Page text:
According to the 2006 census figures Nigeria has a population of 142 million. It has a Gross Domestic Product of US$108 billion, and that represents only the formal sector while the informal sector could be twice as much.
In addition, Nigeria has tremendous education capacity with over 50 universities and an equal number of polytechnics and colleges of higher education and research institutions. These speak volumes of an African giant.
Its diplomatic presence on the Continent has been felt on many occasions, e.g. her constructive engagement in the Lagos Plan of Action, the New Economic Partnership for African Development (NEPAD) in which the former President Chief Olusegun Obasanjo played a critical role with other notable African leaders such as Presidents Abdoulae Wade of Senegal, Thabo Mbeki of South Africa, Abdelaziz Bouteflika of Algeria and Egypt’s Hosni Mubarak.
The Lagos Plan of Action (a Plan for the Economic Development of Africa, 1980-2000) formalised by the Shagari administration, was an Organisation of African Unity-backed Plan to increase Africa’s self-sufficiency.
It was drafted in Lagos, Nigeria in April 1980, during a conference attended by African leaders. The United Nations Economic Commission for Africa (UNECA) under Nigeria’s Prof. Adebayo Adedeji played a significant role in this regard.
Regionally, the country has been involved in peace-keeping efforts in Liberia, Sierra Leone, Ivory Coast and Sudan. However, its involvement in international affairs has not been confined to West Africa alone and neither has it been a new preoccupation.
As a member of the Frontline States, it played a positive and constructive role in dismantling foreign occupation in Southern African countries like Angola, Mozambique, Zimbabwe, South Africa and Namibia as Chairman of the UN Anti-Apartheid Committee and Special Committee on Namibia.
High Commissioner Ariyo emphasises that Nigeria’s role in the liberation struggle in Southern Africa was to restore the dignity of the black man. Thus, Nigeria’s bilateral relations with Namibia dates back to the days of the liberation struggle when Nigeria supported Namibia diplomatically, materially, financially and morally.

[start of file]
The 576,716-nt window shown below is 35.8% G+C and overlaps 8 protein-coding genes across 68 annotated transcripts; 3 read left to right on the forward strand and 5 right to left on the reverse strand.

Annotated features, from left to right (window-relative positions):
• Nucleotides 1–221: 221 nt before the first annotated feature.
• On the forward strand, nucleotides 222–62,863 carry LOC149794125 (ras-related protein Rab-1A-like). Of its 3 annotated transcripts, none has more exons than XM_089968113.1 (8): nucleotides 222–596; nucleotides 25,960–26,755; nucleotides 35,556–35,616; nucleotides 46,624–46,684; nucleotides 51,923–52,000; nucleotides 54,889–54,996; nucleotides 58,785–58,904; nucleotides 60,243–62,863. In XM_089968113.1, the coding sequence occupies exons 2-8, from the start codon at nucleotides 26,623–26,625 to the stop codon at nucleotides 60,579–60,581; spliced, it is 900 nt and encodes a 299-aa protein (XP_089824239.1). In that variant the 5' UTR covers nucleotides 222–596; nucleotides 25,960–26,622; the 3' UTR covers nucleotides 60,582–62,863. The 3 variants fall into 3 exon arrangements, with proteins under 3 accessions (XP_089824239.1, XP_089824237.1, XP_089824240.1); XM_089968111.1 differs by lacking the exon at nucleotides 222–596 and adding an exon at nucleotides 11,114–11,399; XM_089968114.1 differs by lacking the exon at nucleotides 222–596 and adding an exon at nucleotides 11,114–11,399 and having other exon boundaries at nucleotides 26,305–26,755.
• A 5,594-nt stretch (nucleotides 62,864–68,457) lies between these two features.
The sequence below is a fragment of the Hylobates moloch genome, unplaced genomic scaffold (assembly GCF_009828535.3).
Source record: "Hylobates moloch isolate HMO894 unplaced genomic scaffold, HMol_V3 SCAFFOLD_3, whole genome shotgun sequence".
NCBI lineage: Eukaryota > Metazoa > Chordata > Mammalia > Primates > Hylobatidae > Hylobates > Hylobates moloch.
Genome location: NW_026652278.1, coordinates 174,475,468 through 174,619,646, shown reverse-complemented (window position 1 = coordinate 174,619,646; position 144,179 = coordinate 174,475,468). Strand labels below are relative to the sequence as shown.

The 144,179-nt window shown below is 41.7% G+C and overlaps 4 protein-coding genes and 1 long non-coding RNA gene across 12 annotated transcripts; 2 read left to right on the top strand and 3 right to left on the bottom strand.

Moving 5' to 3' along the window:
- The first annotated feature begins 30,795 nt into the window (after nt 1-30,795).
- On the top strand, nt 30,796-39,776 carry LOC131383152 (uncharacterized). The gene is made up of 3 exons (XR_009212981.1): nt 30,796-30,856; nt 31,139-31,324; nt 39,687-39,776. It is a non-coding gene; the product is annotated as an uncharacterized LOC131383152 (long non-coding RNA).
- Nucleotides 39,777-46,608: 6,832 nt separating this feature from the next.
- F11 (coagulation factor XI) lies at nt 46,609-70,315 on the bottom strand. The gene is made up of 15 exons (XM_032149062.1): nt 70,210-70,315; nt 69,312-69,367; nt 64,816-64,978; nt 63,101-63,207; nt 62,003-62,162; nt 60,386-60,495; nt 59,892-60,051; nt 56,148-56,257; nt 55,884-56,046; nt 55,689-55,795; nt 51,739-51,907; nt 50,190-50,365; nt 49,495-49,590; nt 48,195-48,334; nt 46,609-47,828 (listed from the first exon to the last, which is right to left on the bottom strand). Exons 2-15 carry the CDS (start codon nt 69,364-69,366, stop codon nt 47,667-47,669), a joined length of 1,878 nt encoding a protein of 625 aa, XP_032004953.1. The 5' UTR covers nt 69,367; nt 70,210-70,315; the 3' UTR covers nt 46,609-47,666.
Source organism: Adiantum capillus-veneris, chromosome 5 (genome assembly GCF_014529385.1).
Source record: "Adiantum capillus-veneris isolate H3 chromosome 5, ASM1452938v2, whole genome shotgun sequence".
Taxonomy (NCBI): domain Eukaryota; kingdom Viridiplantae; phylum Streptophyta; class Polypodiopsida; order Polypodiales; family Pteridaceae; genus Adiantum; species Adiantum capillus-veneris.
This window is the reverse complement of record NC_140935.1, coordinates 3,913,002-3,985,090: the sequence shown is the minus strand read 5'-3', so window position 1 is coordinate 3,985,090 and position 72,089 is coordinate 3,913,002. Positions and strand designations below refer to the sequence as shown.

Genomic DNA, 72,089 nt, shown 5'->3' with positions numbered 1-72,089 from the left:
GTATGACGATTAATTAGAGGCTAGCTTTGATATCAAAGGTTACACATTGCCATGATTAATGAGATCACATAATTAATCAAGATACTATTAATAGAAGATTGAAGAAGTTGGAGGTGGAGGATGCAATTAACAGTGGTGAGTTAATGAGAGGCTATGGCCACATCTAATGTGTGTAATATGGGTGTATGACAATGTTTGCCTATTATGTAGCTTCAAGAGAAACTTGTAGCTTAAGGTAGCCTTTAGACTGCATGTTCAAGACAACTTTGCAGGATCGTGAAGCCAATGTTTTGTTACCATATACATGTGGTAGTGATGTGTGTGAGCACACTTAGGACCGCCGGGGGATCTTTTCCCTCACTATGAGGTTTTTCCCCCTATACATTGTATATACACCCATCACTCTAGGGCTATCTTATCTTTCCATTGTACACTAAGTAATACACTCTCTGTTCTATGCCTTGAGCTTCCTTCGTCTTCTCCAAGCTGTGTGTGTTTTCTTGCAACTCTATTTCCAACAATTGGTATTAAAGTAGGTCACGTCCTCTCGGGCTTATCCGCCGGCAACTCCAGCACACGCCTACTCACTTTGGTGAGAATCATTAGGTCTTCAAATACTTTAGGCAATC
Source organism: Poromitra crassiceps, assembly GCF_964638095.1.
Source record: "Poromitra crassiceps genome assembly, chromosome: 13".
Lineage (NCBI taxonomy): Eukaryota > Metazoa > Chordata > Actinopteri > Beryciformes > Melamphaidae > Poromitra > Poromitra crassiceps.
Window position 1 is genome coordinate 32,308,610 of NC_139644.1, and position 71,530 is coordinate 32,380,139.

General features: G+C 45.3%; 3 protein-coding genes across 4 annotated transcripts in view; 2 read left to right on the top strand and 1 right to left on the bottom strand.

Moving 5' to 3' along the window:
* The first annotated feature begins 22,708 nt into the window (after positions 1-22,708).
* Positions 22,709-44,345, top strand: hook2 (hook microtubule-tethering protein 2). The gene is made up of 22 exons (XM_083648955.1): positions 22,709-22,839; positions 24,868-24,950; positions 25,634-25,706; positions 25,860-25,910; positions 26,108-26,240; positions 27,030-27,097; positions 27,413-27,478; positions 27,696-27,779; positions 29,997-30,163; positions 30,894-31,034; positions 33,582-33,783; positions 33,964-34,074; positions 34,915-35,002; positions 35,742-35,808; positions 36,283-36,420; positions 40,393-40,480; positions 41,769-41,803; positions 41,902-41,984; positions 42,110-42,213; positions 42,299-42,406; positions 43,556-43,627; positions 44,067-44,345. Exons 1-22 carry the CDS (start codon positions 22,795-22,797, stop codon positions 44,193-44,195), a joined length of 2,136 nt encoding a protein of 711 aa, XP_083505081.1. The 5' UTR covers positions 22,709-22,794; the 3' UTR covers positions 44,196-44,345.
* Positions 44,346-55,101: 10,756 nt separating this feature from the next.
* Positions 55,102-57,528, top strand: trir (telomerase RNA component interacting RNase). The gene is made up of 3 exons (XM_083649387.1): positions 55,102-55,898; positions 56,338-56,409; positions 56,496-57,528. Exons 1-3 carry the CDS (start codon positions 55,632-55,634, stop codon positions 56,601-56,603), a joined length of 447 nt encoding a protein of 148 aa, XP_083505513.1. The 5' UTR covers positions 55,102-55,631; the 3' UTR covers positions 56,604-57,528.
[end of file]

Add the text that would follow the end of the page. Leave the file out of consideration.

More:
Among others, Namibian children attended schools in Nigeria and Namibian cadets received military training in various Nigerian military schools.
Today, this long-standing relationship is embodied in the Nigeria-Namibia Friendship Association (NINAFA) which was launched on September 12, 2007 in Windhoek by the High Commissioner.
Prince Ariyo is committed to taking this Association to greater heights as a platform for “the perpetual mutual beneficial critical engagement” of Namibian and Nigerian people. It would entail, among others, cultural exchanges and business ventures between the peoples of the two countries.
He envisages a similar branch in Nigeria and thinks children exchange should particularly be encouraged to perpetuate NINAFA.
Nigeria gained independence from Britain on October 1, 1960 after the Lancaster House Agreement in London. Ambassador Ariyo paid tribute to the fathers of Nigerian Independence like Dr Nnamid Azikiwe (Zik of Africa), Sir Abubakar Tafawa Balewa and Chief Obafemi Awolowo of blessed memory to mention a few.
The High Commissioner traced the chequered history of Nigeria under various military and civilian administrations until the country returned to civilian rule on May 29, 1999 following National Assembly and Presidential elections in which Chief Olusegun Obasanjo was sworn in as President.
In the first civilian-run presidential elections since the end of military rule, Obasanjo was re-elected for a second term.
In April 2007 His Excellency Governor Umaru Musa Yar’Adua of the ruling Peoples Democratic Party emerged winner of the Presidential elections. He was sworn in as President of the Federal Republic of Nigeria on May 29, 2007.
The High Commissioner is grateful that President Hifikepunye Pohamba personally showed solidarity with Nigeria by the presence of his highly valued delegation at the occasion. After a long period of military interregnum, Nigeria is now on the canvass of solid democracy based on justice, fairness and the rule of law to ensure continued peace and stability.